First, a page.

Thursday, 9 May 2013

Frenemies

Best friends... or closest of enemies?

Who'd want to be an only child, huh? No one to play with, no one to share with? Sounds a bit dull to me. Blissfully quiet though.
Recently, I've spent most of my time splitting up arguments and refereeing disagreements about, well, everything. Case in point, the walk back from the bus-stop we use to get to and from nursery. There are two options - 'the road way' and 'the step way'.
'Which way shall we go today?' I asked the other day.
'Road way!' shouted G.
'Step way!' screamed T simultaneously.
A stand-off ensued until I suggested we take turns in choosing.
'So, who will choose today, and who gets the choice tomorrow?' I asked.
'Me today!' yelled T.
'No me!' demanded her sister.
There is simply no way to win. Given a choice, they will automatically demand different things. Or the same thing, if that makes it harder. They battle over every toy, every space, every scrap of my attention. And they have extra competition too, in the shape of a bossy 19-month-old, who thinks using the phrase 'Excuse me!' means you can barge through anything - and anyone - you want without taking prisoners. T, especially, has lost all patience with being one of three.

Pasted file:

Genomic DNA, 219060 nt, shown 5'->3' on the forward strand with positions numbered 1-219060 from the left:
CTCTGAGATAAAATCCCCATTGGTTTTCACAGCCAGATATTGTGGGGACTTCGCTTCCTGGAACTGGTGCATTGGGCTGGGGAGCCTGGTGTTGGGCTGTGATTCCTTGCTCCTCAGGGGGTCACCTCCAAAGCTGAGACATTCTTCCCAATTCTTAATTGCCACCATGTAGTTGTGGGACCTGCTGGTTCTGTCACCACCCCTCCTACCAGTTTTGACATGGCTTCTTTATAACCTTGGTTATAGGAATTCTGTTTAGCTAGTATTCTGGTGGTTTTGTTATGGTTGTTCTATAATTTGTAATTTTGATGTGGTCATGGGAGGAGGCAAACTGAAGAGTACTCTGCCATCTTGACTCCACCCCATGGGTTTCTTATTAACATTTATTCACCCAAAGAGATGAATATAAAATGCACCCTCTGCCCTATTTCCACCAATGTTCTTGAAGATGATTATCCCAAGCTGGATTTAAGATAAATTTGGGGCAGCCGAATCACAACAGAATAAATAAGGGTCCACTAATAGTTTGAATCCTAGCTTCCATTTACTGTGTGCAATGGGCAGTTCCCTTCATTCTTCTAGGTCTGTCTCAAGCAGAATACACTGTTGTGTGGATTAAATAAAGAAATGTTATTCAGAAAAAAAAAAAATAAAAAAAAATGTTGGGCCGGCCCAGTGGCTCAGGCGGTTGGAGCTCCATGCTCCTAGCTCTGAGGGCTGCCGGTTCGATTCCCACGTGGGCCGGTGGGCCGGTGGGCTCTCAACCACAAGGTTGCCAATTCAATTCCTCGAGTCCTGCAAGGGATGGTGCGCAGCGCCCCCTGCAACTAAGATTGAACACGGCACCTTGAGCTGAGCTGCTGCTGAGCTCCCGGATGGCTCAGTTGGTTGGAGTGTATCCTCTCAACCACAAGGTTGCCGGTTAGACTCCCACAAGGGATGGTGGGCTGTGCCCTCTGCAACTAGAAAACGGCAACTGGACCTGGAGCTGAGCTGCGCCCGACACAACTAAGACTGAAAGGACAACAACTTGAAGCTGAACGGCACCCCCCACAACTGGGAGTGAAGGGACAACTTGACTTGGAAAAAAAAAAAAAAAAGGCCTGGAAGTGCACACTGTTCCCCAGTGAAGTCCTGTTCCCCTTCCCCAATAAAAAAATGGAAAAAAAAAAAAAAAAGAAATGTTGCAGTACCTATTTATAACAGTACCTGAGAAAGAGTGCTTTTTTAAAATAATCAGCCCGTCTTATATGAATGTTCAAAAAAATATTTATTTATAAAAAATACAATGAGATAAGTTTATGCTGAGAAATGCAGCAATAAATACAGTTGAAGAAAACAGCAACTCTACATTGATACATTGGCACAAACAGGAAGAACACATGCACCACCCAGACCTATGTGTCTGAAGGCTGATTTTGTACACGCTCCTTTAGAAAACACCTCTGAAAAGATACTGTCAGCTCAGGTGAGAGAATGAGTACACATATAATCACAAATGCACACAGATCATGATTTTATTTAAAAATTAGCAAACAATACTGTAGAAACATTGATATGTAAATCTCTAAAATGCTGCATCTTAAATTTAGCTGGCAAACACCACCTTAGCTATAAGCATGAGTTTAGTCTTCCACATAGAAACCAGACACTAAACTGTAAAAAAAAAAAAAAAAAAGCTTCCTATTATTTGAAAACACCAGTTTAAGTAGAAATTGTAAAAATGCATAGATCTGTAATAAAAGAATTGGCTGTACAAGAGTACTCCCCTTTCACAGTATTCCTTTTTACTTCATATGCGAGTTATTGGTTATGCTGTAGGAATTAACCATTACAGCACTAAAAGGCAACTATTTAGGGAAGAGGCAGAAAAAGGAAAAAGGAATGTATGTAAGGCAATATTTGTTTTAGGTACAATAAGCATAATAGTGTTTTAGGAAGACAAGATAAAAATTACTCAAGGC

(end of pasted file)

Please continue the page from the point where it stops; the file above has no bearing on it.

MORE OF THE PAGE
'Me! Me! I have something to say to you!' has become a familiar cry.

 Sometimes, there just isn't enough Mummy to go around
And this little bundle of cheekiness doesn't help!

When I drop the girls at nursery, they always wander off to play hand-in-hand, best of friends, facing the world together. But back home, they are in competition for everything. It's exhausting. And their fights aren't even what I'm really sick of. The sound of my own nagging voice is almost unbearable.
'Don't do that! Stop fighting! Get off your sister! No, don't draw on that! Take turns! You need to share! Stop licking the window!'
I'm horrid. I signed on for the nappies, the sleepless nights, the wrecked body... I didn't know I was going to become a monster.
'God, all I ever do is tell them off,' my husband complained to me recently. 'I sound like such a grumpy old man.'
A grumpy old couple. How did that sneak up on us? Does it happen to all parents? And do you ever get to turn back into the easy-going, fun-loving human you're pretty sure you used to be? I'm beginning to feel sorry  for my children. If I'm sick of the sound of my own whinging, goodness knows how they feel. I just want to have fun with them. I want to be a playful, happy, laid-back earth mother. Just how old do they have to get before I have a chance at that?

Photos copyright SS Kelman http://pkperspective.co.uk/